Wednesday, April 22, 2015

On Sanskrit Poetry

This article provides an introduction.

Among other fascinating things:

5.3. There are too many Slesha-kavyas where each of its lines gives forth more than one meaning. For instance, the Rama-pala –charita   by the court poet Nandin depicts at once two stories (dwi-sandhana—kavya), one of the Sri Rama and the other of King Rama Plala of Bengal (1104-1130). Another is the ‘Raghava-yadava- Pandavveya’ by Chidambara Sumati (16th century) a court poet of Vijayanagara which narrates simultaneously three stories (Tri-sandhana kavya’) those of Rama, Krishna and Arjuna. Such Slesha-kavyas, by laborious splitting compound words; by repetition of sounds (srutyanusara), of vowels (varna-anusara) and of words (pada –anusara);    and by interpreting the words depending on the context, can yield five or even seven stories.
5.4. There is also a Viloma-kavya where the first half of the verse is repeated backwards (viloma) in the second half; and they together form an entire line (pada). When the method is extended in a certain order the verse becomes all-moving (sarvathobhadra) or half-moving (ardha-bhrama). A 16th century poet Daivajna Suryadasa Kavi from Godavari district in Andhra Pradesh wrote a Chitrakavya in the Viloma (reverse)style narrating the story of Rama and Krishna (Rama-Krishna-Viloma-Kavya) in 38 slokas. Each sloka has four lines, of which the first two lines relate to Rama-story while   the next two lines to Krishna story. The specialty of this Kavya is that the third line is composed by reversing the order of letters in the second line, while the fourth line is a reversal of the order of letters in the first line.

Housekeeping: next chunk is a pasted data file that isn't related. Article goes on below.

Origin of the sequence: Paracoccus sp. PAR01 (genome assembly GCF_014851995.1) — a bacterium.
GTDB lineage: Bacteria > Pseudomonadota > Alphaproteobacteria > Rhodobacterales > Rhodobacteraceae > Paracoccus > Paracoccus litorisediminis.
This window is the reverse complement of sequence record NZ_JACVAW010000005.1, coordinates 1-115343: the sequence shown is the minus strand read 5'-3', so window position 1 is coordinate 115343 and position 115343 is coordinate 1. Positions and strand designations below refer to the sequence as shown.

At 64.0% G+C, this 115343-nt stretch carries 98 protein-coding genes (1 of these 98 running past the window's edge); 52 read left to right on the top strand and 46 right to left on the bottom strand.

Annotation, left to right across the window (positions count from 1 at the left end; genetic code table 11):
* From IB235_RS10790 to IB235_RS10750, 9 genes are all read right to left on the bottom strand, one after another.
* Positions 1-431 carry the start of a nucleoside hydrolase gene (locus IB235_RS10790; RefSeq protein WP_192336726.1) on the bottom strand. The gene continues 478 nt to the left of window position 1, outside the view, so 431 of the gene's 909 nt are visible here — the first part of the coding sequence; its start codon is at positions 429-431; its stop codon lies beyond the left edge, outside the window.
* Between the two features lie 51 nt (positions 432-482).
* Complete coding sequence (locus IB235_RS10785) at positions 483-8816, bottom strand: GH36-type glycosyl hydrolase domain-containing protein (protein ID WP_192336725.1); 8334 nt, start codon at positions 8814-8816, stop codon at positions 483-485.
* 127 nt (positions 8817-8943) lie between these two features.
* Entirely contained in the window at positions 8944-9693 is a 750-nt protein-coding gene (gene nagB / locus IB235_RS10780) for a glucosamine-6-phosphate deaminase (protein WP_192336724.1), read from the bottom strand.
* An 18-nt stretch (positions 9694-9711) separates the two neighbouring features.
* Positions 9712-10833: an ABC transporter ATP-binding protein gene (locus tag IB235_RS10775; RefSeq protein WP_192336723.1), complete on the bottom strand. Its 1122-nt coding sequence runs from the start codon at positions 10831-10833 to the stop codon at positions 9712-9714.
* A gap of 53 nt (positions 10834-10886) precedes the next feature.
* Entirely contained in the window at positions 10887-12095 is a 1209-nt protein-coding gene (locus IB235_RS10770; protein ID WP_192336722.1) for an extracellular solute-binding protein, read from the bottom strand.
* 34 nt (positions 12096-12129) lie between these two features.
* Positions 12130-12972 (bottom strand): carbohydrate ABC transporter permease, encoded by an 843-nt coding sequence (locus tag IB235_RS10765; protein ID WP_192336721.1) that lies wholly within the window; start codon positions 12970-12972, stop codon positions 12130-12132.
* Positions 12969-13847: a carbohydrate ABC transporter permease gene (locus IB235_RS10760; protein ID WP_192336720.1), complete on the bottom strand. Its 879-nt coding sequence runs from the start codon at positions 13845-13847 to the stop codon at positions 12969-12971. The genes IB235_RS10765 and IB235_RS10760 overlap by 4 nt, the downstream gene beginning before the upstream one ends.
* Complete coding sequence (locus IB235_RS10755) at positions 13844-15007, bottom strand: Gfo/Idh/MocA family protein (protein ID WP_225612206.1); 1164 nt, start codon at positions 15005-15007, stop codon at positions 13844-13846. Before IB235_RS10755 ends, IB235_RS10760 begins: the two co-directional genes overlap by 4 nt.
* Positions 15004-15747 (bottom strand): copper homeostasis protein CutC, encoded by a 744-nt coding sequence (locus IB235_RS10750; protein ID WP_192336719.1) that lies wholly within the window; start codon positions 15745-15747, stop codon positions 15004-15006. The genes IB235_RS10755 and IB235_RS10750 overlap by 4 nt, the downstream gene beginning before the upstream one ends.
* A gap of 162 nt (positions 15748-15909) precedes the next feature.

There is also a Viloma kavya by Venkatadvari titled Yadava-raghaveeyam. The Yadava-raghaveeyam a poem with two meanings (anuloma-viloma-kavya ) comprises 30 verses and deals with the story of Rama and Krishna together by adopting the style of anuloma and prathiloma, that is, reading each stanza as such and in reverse order, the former telling the story of Rama while the latter narrating the story of Krishna. Hence this work actually consists of 60 slokas in all.


Here is an amazing sloka of 32 syllables using only one consonant (Ya) and one vowel (Aa):
The Paduka (footwear) which adorn the Lord , which help in attaining all that is good and auspicious, which removes all ills, which gives knowledge, which inspires desire to be in presence of the Lord, by which all places of the world can be reached, these padukas are of the Lord.(This verse is taken from Sri Vedanta Desika’s Padukasahasram).